Just three per cent of the Great Barrier Reef’s corals may hold the key to regenerating reefs damaged after major disturbances, new research reveals.
Researchers from The University of Queensland, CSIRO, Australian Institute of Marine Science and the University of Sheffield have pinpointed 100 reefs that have the potential to supply larvae to almost half of the Great Barrier Reef’s ecosystem in one year.
UQ School of Biological Sciences and ARC Centre of Excellence in Coral Reef Studies Professor Peter Mumby said these reefs appeared to be less at risk of the damaging effects of bleaching and starfish predation.
“They are well connected to other downstream reefs by ocean currents and can provide coral larvae (fertilised eggs), which float on ocean currents, to support the recovery of other reefs,” Professor Mumby said.
The Great Barrier Reef, consisting of more than 3800 individual reefs, has suffered from unprecedented coral bleaching events over the past two years, and widespread outbreaks of coral-eating crown-of-thorns starfish.
Professor Mumby said the 100 reefs were located in consistently cool areas which rarely experienced damage from coral bleaching.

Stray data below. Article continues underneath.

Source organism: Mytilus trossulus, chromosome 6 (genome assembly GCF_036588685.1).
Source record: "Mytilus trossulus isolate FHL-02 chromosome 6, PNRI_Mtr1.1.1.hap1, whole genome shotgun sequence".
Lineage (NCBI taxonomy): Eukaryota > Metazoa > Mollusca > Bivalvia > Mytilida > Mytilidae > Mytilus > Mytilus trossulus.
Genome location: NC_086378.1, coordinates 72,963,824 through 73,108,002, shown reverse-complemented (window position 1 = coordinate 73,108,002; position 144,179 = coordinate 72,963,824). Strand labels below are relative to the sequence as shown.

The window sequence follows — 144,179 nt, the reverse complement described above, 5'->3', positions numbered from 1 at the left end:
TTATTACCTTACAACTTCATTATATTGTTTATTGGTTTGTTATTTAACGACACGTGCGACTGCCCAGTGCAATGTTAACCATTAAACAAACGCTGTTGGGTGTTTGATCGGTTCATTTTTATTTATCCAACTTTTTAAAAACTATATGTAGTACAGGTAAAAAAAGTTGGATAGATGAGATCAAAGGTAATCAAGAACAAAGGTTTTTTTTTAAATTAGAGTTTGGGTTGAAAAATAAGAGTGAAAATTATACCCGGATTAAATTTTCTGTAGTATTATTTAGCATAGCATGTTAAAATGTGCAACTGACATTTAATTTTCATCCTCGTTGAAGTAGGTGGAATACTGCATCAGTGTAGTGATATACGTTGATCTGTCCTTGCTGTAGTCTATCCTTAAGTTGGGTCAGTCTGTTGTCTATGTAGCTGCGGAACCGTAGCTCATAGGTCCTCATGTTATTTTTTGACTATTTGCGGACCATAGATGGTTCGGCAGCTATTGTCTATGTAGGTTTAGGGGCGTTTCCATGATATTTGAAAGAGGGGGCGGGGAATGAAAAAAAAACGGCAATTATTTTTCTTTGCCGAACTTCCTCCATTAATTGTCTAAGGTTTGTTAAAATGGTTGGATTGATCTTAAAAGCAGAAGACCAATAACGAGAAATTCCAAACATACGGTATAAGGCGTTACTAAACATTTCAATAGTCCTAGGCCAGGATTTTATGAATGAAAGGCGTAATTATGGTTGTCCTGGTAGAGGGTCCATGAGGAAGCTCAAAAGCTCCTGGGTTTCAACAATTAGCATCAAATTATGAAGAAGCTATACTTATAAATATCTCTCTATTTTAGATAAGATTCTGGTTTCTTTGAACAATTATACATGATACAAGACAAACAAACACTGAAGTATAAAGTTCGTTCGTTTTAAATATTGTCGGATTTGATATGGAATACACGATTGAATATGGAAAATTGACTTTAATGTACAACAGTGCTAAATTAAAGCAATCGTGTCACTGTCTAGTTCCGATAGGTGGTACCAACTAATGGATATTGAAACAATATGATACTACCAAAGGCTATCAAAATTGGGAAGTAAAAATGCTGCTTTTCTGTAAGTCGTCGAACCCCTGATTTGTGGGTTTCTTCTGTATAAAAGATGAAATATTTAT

“Corals on these reefs should fare relatively well and be able to supply larvae to as many reefs as possible, without spreading the pest, crown-of-thorns starfish,” Professor Mumby said.
“Finding these 100 reefs is a little like revealing the cardiovascular system of the Great Barrier Reef.”
Professor Mumby said saving the Great Barrier Reef was possible but required serious mitigation of climate change and continued investments in water quality improvement, starfish control, and local protection.
“Our results can inform where management agencies target on-the-ground actions,” he said.
UQ School of Biological Sciences Dr Karlo Hock said the presence of these well-connected reefs meant the whole system of coral reefs possessed a level of resilience to help it bounce back from disturbances.
“Identifying only 100 reefs with this potential across the length of the entire 2300km Great Barrier Reef emphasises the need for effective local protection of critical locations, and carbon emission reductions to support this ecosystem,” Dr Hock said.
The study was published in PLOS Biology and funded by the National Environmental Science Programme, ARC Linkage grant, Queensland Accelerate Partnership, Great Barrier Reef Foundation, Science and Industry Endowment Fund, and the National Environmental Research Program.